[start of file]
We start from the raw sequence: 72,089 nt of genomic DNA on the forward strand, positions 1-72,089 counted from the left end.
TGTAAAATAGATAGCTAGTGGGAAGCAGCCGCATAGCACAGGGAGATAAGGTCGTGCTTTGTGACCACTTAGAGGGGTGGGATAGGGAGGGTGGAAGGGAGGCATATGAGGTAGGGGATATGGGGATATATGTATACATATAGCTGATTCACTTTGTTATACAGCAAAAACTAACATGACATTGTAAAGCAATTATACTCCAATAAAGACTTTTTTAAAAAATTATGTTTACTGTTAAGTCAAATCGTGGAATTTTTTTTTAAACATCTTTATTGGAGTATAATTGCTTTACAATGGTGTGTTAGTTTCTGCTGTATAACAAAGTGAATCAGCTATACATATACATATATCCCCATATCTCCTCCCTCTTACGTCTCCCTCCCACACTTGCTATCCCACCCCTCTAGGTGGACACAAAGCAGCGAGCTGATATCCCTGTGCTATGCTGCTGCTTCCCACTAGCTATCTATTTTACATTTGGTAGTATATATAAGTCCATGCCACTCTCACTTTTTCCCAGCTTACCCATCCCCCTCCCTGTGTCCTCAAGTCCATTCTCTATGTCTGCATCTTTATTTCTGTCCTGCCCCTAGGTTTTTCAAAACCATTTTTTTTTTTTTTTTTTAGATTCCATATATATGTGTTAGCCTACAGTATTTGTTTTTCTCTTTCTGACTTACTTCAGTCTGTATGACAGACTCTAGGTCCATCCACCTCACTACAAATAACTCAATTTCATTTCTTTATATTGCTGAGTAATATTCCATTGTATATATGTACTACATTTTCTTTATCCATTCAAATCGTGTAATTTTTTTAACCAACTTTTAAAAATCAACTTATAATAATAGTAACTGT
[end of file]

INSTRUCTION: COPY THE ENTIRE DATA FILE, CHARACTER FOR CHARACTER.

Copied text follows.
We start from the raw sequence: 72,089 nt of genomic DNA on the forward strand, positions 1-72,089 counted from the left end.
TGTAAAATAGATAGCTAGTGGGAAGCAGCCGCATAGCACAGGGAGATAAGGTCGTGCTTTGTGACCACTTAGAGGGGTGGGATAGGGAGGGTGGAAGGGAGGCATATGAGGTAGGGGATATGGGGATATATGTATACATATAGCTGATTCACTTTGTTATACAGCAAAAACTAACATGACATTGTAAAGCAATTATACTCCAATAAAGACTTTTTTAAAAAATTATGTTTACTGTTAAGTCAAATCGTGGAATTTTTTTTTAAACATCTTTATTGGAGTATAATTGCTTTACAATGGTGTGTTAGTTTCTGCTGTATAACAAAGTGAATCAGCTATACATATACATATATCCCCATATCTCCTCCCTCTTACGTCTCCCTCCCACACTTGCTATCCCACCCCTCTAGGTGGACACAAAGCAGCGAGCTGATATCCCTGTGCTATGCTGCTGCTTCCCACTAGCTATCTATTTTACATTTGGTAGTATATATAAGTCCATGCCACTCTCACTTTTTCCCAGCTTACCCATCCCCCTCCCTGTGTCCTCAAGTCCATTCTCTATGTCTGCATCTTTATTTCTGTCCTGCCCCTAGGTTTTTCAAAACCATTTTTTTTTTTTTTTTTTAGATTCCATATATATGTGTTAGCCTACAGTATTTGTTTTTCTCTTTCTGACTTACTTCAGTCTGTATGACAGACTCTAGGTCCATCCACCTCACTACAAATAACTCAATTTCATTTCTTTATATTGCTGAGTAATATTCCATTGTATATATGTACTACATTTTCTTTATCCATTCAAATCGTGTAATTTTTTTAACCAACTTTTAAAAATCAACTTATAATAATAGTAACTGT